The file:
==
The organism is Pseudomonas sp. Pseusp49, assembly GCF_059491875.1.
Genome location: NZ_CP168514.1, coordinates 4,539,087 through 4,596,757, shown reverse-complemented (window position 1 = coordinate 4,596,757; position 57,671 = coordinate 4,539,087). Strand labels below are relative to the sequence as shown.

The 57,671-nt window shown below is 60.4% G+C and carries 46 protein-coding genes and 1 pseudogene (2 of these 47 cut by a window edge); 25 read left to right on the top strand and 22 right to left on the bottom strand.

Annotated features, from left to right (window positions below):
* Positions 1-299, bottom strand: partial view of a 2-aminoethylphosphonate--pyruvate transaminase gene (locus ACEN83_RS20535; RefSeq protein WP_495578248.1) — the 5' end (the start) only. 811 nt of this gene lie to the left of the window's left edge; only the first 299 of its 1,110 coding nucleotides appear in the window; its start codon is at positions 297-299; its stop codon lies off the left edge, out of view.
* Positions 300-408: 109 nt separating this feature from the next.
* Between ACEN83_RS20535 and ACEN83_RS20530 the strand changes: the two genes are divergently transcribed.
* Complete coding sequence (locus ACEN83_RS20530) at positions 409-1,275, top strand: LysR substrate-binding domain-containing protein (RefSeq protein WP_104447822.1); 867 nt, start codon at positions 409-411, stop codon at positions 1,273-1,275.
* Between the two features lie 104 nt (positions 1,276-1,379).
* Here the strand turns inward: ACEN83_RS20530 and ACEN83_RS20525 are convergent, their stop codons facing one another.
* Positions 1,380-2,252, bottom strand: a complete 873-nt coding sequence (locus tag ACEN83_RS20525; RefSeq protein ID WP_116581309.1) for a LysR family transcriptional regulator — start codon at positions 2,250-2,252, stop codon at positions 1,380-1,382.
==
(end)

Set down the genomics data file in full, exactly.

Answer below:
The organism is Pseudomonas sp. Pseusp49, assembly GCF_059491875.1.
Genome location: NZ_CP168514.1, coordinates 4,539,087 through 4,596,757, shown reverse-complemented (window position 1 = coordinate 4,596,757; position 57,671 = coordinate 4,539,087). Strand labels below are relative to the sequence as shown.

The 57,671-nt window shown below is 60.4% G+C and carries 46 protein-coding genes and 1 pseudogene (2 of these 47 cut by a window edge); 25 read left to right on the top strand and 22 right to left on the bottom strand.

Annotated features, from left to right (window positions below):
* Positions 1-299, bottom strand: partial view of a 2-aminoethylphosphonate--pyruvate transaminase gene (locus ACEN83_RS20535; RefSeq protein WP_495578248.1) — the 5' end (the start) only. 811 nt of this gene lie to the left of the window's left edge; only the first 299 of its 1,110 coding nucleotides appear in the window; its start codon is at positions 297-299; its stop codon lies off the left edge, out of view.
* Positions 300-408: 109 nt separating this feature from the next.
* Between ACEN83_RS20535 and ACEN83_RS20530 the strand changes: the two genes are divergently transcribed.
* Complete coding sequence (locus ACEN83_RS20530) at positions 409-1,275, top strand: LysR substrate-binding domain-containing protein (RefSeq protein WP_104447822.1); 867 nt, start codon at positions 409-411, stop codon at positions 1,273-1,275.
* Between the two features lie 104 nt (positions 1,276-1,379).
* Here the strand turns inward: ACEN83_RS20530 and ACEN83_RS20525 are convergent, their stop codons facing one another.
* Positions 1,380-2,252, bottom strand: a complete 873-nt coding sequence (locus tag ACEN83_RS20525; RefSeq protein ID WP_116581309.1) for a LysR family transcriptional regulator — start codon at positions 2,250-2,252, stop codon at positions 1,380-1,382.